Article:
Paying back a mortgage can seem like an unforgiving, mountainous ordeal. The amount of money at play coupled with the long repayment times can seem insurmountable and forbidding, and even more so if you run into financial difficulties along the way. If you do, or if you simply want to pay off your home loan more quickly, it needn’t be as trying as you may think. Here are some top tips.
Larger Down Payment
Before you even think about applying for a home loan think about saving a little longer for your down payment. If you can boost it to 20% or more you will avoid having to pay private mortgage insurance (PMI), and will likely be able to secure a loan with smaller repayments. If you intend to pay your mortgage off quickly then the more you can lay out at the beginning, the quicker you’ll be able to achieve this. Gather together your funds, seek donations or loans from family and friends, and use some of our budgeting tips below to bump up your down payment, and reduce your costs and headaches later on. A larger down payment also reduces the overall interest you’ll incur paying back your home loan, so over time it really makes sense to hold back until you have as much as you think you can get.
If you can afford it, try splitting your monthly total in half and pay that bi-weekly instead – as there are 52 weeks in the year this adds up to 13 total payments rather than 12 (26 half payments a year) – so you won’t notice the difference month to month, but you’ll have made one extra payment a year. Another common tactic to pay faster and save money is to make one-off extra payments as and when you can afford to do so, for example, if you have had a tax refund or have inherited some money. Every penny you pay back sooner adds up to your total repayment and reduces the overall interest you pay on the entire mortgage. You’ll need to check out the flexibility of your home loan, as some lenders charge you to make extra payments. It’s best to investigate if the good outweighs the bad before taking any steps.
Wise Up about Loans
Your home loan can be quite a complicated and detailed arrangement, so it’s best to get clued up and understand everything before you sign up for one. Likewise, it makes sense to shop around and find the best loan for you in terms of interest and arrangements. Spending a little bit of time on the internet will reveal that a number of brokers and lenders these days have clued into the importance of convenience and speed when it comes to the sometimes prickly subject of home ownership and the finances involved with the same. According to Lendi, no matter if you’re sitting in front of a computer in sunny Sydney or sipping tea in gloomy London, for today’s consumer, there is no shortage of helpful loan application tools, designed to make the whole process that little bit simpler and easier to comprehend. By getting a clearer understanding of all the different loan options available to you, you can then use that to inform your decisions going forward and help you secure the most favorable interest rate and payback program for your personal circumstances.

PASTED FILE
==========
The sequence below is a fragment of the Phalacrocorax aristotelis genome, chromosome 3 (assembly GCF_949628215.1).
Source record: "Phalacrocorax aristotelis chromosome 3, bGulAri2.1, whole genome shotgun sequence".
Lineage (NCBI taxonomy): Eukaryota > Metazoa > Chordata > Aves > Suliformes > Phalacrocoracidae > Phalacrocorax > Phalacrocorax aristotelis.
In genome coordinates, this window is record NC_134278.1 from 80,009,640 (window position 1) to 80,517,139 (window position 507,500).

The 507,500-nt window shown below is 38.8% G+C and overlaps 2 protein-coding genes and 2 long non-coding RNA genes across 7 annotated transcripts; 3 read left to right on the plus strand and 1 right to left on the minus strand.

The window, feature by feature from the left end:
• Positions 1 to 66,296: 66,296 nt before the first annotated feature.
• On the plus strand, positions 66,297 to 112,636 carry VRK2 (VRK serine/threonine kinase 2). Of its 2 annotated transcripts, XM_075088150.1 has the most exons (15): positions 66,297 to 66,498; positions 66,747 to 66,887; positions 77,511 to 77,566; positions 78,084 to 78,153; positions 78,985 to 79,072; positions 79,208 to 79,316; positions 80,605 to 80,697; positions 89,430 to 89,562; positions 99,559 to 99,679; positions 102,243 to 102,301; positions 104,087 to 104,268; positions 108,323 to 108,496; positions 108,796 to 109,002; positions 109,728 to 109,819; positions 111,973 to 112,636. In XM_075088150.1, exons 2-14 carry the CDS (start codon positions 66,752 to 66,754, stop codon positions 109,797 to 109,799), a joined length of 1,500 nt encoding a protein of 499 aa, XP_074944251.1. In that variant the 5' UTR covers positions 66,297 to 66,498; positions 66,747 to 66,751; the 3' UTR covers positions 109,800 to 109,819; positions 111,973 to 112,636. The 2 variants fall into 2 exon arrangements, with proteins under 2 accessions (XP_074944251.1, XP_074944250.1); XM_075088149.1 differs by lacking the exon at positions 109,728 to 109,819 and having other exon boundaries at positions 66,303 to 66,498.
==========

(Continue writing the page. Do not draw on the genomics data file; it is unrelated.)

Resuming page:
As mentioned above, the best way to avoid private mortgage insurance (PMI) is to save for a down payment of 20%. However, if you can’t afford to do that and have already obtained a home loan of over 80%, you’ll want to get rid of PMI as quickly as possible. If you maximize the payments you make at the outset to push the total outstanding loan down to 80% you can apply to ditch the PMI, depending on the terms you have agreed. Under 78% and by law the PMI disappears – although you do need to check to make sure you’re rid of it. Some lenders offer a service where you only borrow 80% with a 10% down payment, but you then have to borrow the remaining 10% as a secondary loan (or mortgage) – often from the same lender.
Modify/Refinance Your Mortgage
If you’re going through tough times financially and need to tighten the belt, the very worst thing you can do is skip a mortgage repayment. This puts your home at risk. Instead, see if you are eligible for loan modification, which greatly reduces interest rates or increases the length of the loan period to make it more manageable.
Fixed rate mortgages are great until rates drop. If your interest rate is higher than the current market rate you could investigate refinancing your mortgage. You’ll need a strong credit rating to secure a lower interest rate, and again, you will need to investigate the costs involved – although your monthly payments may be reduced, taking additional or new loans could make the loan period longer and lose you money in the long term.
Make savings across the board by cutting down on internet shopping, canceling subscriptions and gym memberships you rarely use and making your own coffee and lunch at work. These may seem like insignificant savings, but add them up into annual totals, and then into savings across your entire loan repayment period and they amount to a huge chunk of money you could be putting towards your mortgage.
Knowledge is power, and no more so than when dealing with mortgage payments. It’s crucial to keep on top of your situation, even if your finances are in order and your credit score is good. Getting to grips with your home loan can save you money and bring you a brighter future.